Over 80% of households in the United Kingdom now receive digital television services. That is over twenty million homes. Most of the growth comes from Freeview. Nearly two million digital terrestrial television receivers were sold in the first quarter of the year, while cable and satellite added around 175,000 subscribers.

The 670,000 analogue terrestrial households receiving Freeview for the first time accounted for over 80% of growth in digital television in the first three months of 2007. The figures are published in the latest regular research from the communications regulator Ofcom.

The number of televisions sold with digital receivers is rising, driven mainly by sales of flat screen displays that come with digital receivers built in as standard. Integrated digital televisions accounted for 45% of all digital terrestrial television receivers sold in the first quarter, up 120% on the previous year. Many of these are used as the main television in the home, not necessarily to receive digital terrestrial television services. While initial digital terrestrial growth was mainly for the main set in the home, there are now almost as many digital receivers used for secondary sets.

BSkyB added just over 32,000 net satellite subscribers during the quarter, while the number of homes using free satellite equipment also grew by an estimated 70,000. As a result, satellite maintained its position as the most popular platform, powering the primary television set in 8.9 million homes, or 35% of the UK market.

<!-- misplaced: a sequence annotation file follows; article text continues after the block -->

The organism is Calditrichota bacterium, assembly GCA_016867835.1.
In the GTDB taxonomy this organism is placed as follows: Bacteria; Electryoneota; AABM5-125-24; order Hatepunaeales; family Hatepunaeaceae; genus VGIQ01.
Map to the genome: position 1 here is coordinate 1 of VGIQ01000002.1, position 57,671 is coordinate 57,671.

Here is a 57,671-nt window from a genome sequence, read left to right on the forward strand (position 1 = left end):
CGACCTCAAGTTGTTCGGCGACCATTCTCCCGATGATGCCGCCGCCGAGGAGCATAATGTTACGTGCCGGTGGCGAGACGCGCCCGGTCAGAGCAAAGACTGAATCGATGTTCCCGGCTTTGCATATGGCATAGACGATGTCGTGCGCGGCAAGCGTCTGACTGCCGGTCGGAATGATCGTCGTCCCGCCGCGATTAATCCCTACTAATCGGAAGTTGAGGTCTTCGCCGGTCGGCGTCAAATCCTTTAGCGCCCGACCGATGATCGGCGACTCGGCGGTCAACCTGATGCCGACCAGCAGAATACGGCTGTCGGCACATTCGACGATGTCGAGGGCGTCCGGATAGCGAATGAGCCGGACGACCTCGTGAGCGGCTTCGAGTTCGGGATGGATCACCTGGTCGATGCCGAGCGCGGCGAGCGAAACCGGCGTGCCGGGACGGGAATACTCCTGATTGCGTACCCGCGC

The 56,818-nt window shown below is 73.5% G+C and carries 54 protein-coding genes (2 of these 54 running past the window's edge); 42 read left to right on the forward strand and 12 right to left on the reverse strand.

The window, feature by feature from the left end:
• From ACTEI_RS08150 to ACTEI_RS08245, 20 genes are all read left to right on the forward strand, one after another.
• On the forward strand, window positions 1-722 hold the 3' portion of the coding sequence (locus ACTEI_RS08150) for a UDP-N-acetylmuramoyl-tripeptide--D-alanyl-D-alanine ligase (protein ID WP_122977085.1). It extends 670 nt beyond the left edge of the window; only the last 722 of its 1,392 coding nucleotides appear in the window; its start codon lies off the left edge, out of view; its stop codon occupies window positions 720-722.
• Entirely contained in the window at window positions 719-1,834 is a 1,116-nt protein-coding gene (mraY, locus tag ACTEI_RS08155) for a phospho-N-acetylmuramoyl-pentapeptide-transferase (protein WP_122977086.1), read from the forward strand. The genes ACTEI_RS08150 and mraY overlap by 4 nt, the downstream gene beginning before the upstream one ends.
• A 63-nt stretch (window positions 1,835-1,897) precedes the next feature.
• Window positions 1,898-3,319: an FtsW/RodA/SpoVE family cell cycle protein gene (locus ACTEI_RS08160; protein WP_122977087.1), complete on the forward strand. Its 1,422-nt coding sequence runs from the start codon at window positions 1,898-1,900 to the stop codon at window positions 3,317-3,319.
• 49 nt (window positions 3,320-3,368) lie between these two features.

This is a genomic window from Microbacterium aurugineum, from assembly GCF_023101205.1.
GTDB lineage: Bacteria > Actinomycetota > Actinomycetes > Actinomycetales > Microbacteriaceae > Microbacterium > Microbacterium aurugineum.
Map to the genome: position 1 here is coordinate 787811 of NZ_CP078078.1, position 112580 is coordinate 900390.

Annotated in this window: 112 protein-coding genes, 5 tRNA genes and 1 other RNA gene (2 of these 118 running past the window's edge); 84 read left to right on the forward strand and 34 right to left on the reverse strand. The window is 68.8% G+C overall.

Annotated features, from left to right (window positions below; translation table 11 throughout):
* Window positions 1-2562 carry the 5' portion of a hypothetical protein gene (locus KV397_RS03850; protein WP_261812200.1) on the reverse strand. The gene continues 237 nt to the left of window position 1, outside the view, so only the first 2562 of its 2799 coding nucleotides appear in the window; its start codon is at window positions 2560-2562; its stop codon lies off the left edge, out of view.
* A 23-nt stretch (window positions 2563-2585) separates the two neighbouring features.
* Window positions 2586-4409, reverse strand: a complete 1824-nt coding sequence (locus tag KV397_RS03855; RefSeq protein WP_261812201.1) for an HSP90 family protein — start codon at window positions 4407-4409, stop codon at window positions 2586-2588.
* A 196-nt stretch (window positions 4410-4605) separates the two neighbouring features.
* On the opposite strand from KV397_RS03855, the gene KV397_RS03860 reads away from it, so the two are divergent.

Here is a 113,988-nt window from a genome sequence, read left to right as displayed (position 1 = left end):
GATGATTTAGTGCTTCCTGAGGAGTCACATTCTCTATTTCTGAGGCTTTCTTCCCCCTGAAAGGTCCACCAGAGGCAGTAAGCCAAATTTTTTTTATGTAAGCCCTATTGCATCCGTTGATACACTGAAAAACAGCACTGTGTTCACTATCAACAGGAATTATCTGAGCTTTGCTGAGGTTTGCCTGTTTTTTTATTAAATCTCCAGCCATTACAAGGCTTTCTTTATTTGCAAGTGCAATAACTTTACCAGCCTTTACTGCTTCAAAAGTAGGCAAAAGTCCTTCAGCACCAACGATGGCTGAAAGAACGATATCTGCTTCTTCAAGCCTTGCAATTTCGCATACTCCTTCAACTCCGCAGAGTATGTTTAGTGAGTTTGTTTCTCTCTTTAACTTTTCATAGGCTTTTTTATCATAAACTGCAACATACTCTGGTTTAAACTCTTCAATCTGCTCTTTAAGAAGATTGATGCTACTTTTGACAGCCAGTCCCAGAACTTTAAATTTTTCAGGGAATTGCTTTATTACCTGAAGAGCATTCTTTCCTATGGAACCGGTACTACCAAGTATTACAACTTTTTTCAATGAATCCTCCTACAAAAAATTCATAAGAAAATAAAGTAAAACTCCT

Cable has started to show some signs of growth in the last three quarters. There were 36,100 new cable homes in the period that the platform re-launched as Virgin Media. With migrations from analogue cable, total digital cable additions reached 75,200, making it the primary platform in 13% of homes.

However, taking into account addition television receivers in the home, only just over half are digital. Nevertheless, the number of secondary sets converted to digital is increasing.

The number of free satellite viewers has also been steadily rising, to nearly 900,000. These comprise viewers that have churned away from the Sky subscription services and users of the Sky Freesat service. A new FreeSat service, led by the BBC and due for launch in 2008, is likely to extend the growth in free-satellite homes, presenting a threat to Sky.

There are now 62,000 IPTV subscribers in Britain, a 44% rise on the previous quarter, following the relaunch of HomeChoice as Tiscali TV. BT Vision subscribers are not counted as IPTV homes, as live channels are broadcast over the air rather than delivered over broadband. BT has not announced recent figures, but informitv estimates that the numbers are in the low thousands, adding around two thousand subscribers a week.